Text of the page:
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When a crude oil pipeline broke near Little falls Tuesday night, Bemidji Ambulance Paramedic Del Preuss and EMT Nathan Preuss were the first to spot trouble. They said they were driving back to Bemidji from a patient transfer to a Twin Cities hospital. They said they were on State Highway 10 and had reached Morrison County Road 76 just south of Little Falls when they saw a black substance shooting 50-60 feet into the air. The Preusses phone law enforcement and turned the ambulance around to mark the site of the pipeline break.
RED LAKE -- During the last decade, Mick Humbert of Hastings, Minn., has maintained close ties with the people of the Red Lake Nation through youth and historical programs. A deacon at St. Elizabeth Ann Seton Catholic Church, Humbert responded to the Rev. Bill Mehrkens' request for a sister parish to St. Mary's Mission in Red Lake for financial aid and exchange of ideas and cultures. At the time, Humbert said he was working with youth at his church.
Former U.S. Attorney Tom Heffelfinger has joined the board of directors of the Family Advocacy Center of Northern Minnesota. Now in private practice with Best & Flanagan LLP, where he worked prior to becoming a U.S. Attorney, Heffelfinger was one of the forces in developing the Family Advocacy Center at North Country Regional Hospital. "The Family Advocacy Center of Northern Minnesota owes its very existence to Tom Heffelfinger," said Jim Hanko, board member of the center and CEO of North Country Health Services, in a press release.
REDBY -- The scene is reminiscent of a field hospital, except the patients are canine and feline, rather than human. The Rural Area Veterinary Services of the Humane Society of the United States is holding the third annual spay, neuter and vaccination clinic at the former water bottling plant in Redby this week. Red Lake Nation members can bring their dogs and cats for exams and treatment at no charge. Led by Dr. Leo Egar, veterinarians and veterinary students examine the animals and discuss pet health management with owners.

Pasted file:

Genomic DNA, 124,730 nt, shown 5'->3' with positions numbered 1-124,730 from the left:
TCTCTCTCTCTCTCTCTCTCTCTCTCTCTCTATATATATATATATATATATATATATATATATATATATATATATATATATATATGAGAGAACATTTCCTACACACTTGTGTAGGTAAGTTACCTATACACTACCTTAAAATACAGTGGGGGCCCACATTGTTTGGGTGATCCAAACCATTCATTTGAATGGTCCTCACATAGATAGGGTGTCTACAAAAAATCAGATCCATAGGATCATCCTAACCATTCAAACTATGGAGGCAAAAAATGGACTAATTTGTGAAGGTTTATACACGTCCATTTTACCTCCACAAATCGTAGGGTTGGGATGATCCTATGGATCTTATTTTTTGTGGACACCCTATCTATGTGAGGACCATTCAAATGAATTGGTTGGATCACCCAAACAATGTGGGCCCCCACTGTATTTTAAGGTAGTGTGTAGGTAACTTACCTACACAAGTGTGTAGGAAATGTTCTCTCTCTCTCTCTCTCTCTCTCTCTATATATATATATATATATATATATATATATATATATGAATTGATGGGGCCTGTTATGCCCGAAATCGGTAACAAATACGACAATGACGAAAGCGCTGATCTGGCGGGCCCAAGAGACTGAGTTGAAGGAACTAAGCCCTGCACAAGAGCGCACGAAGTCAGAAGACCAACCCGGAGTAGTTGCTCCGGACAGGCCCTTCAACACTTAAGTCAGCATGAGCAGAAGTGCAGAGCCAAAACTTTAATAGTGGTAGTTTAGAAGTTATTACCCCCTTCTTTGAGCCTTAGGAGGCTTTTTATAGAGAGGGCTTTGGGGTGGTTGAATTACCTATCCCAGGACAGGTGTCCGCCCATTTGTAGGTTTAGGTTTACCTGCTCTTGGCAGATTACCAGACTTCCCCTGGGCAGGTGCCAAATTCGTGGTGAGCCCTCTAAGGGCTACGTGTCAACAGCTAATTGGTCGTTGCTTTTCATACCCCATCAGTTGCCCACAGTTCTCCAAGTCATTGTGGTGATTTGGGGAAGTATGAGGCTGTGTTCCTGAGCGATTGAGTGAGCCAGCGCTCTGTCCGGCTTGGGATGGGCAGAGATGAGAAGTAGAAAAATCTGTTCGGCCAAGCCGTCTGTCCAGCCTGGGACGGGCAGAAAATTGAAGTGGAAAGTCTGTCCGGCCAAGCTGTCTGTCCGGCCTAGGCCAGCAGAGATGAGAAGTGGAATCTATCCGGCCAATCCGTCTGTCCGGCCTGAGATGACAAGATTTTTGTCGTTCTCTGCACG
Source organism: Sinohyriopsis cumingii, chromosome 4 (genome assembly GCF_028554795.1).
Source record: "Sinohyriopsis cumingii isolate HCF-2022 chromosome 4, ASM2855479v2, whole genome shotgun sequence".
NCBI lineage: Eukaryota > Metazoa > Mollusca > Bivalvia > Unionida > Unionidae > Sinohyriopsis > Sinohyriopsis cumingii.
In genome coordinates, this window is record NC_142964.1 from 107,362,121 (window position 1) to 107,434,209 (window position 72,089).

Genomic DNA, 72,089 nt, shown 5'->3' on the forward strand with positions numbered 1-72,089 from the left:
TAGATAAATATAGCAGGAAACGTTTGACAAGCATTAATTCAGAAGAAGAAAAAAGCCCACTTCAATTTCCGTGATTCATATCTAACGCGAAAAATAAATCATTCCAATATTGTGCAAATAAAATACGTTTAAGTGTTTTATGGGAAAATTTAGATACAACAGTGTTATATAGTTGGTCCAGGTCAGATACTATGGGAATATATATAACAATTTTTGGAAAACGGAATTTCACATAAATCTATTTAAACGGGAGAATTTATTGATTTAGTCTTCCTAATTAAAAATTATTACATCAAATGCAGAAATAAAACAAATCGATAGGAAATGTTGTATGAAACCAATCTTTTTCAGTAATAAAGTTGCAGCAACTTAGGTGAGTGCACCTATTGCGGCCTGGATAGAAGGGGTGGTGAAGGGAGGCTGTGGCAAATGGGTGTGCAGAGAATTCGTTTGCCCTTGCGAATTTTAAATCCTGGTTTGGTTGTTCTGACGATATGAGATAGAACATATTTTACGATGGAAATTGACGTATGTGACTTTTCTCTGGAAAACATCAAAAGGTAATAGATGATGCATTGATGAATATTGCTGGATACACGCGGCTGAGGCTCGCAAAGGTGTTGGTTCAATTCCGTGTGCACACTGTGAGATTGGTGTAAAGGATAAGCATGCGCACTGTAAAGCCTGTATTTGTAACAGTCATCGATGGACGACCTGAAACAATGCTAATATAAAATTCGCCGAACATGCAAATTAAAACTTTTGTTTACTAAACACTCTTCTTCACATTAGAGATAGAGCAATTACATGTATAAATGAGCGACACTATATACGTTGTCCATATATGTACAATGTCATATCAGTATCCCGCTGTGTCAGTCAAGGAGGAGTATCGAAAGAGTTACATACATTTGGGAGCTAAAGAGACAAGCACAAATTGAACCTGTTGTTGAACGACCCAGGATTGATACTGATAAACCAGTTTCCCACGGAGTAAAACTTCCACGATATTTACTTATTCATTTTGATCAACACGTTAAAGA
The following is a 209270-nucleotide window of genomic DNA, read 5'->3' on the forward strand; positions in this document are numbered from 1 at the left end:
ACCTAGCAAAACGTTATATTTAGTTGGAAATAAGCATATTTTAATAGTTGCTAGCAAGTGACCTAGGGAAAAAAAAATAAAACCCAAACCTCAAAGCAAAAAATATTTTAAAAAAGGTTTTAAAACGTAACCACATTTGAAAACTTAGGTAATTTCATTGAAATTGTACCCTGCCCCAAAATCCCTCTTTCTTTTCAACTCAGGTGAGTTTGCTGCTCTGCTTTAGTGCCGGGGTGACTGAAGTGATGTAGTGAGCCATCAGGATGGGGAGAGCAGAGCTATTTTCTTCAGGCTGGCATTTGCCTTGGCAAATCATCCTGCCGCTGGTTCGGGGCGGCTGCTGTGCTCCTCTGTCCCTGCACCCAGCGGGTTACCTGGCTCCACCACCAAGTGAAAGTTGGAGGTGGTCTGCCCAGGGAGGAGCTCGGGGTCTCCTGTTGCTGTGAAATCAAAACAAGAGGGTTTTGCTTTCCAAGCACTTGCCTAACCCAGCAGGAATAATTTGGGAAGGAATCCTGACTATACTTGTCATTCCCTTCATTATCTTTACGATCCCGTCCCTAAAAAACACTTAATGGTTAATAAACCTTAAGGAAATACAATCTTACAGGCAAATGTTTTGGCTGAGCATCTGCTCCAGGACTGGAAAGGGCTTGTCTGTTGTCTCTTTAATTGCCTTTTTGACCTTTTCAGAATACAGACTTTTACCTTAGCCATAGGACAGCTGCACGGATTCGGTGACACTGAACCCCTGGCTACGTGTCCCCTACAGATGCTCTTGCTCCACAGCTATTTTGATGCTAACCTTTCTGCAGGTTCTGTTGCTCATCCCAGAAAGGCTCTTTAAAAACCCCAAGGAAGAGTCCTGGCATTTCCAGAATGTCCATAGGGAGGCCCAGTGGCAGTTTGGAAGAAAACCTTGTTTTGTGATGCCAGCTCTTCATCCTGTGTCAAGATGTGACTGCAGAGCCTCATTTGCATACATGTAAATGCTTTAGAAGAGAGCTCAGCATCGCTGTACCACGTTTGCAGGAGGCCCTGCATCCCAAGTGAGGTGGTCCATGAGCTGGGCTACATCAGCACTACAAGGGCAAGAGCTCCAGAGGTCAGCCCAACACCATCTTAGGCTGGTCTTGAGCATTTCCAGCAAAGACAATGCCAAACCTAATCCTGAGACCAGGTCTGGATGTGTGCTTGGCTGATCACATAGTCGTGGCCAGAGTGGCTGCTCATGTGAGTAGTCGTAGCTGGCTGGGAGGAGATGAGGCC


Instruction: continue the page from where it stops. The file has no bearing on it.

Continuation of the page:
Surrounded by family, board members and staff, the Welle family-owned First National Bank Bemidji began work Wednesday on its new home at 1600 Paul Bunyan Drive N.W. The groundbreaking ceremony on the 3.79 acres marks the official start of construction that should be completed in about 18 months, said Ron Cuperus of Cuperus Construction, FNBB board member and construction manager.
The second play of the 2006 Paul Bunyan Playhouse is a thriller. "We hope to have the audience scream at the end of the show, at the edge of their seats," said Megan Traina, stage manager. Set in the 1960s, "Wait Until Dark" is a suspense mystery by Frederick Knott. The psychological intrigue features Susy Hendrix, played by Christiana Clark, who is tormented by a trio of bad guys. Hendrix, recently blind from an accident, is trying to cope with her changed life. The narcotics gang members -- Harry Roat, played by Craig Johnson, Mike Talman, played by Hoe Papke, and Sgt.
In 2003, the Leech Lake Business Corporation entered the 100 Homes Project. The object was to build 40-100 two-, three-, and four-bedroom homes within a year. The project was never completed. Now, the Leech Lake Band of Ojibwe and Leech Lake Business Corporation are suing the Morrison County Wallfab Inc. and owner Robert Boyd, charging breach of contract, breach of statutory warranty, negligence and unjust enrichment. According to the complaint, Wallfab agreed to build 40 homes between December 2003 and May 2004.
Some familiar faces and some newcomers line the Bemidji Art Walk. Starting in 1998, the project invites visitors to tour downtown Bemidji and gives local residents opportunities to admire sculptures and murals created by artists from the Bemidji area, as well as imported works. Some of the works in the permanent sculpture collection include Niimii, which means "he dances" in Ojibwe, near the Tourist Information Center. The walking tour guide lists Niimii as No. 1 and directs the walker around a four-by-five block of downtown for most of the sculptures and murals.
Civilizations worldwide have collapsed as a direct or indirect result of climate change.
The Paul Bunyan Mall will put on a new look this summer. Beginning May 2, renovations started on the 29-year-old shopping center.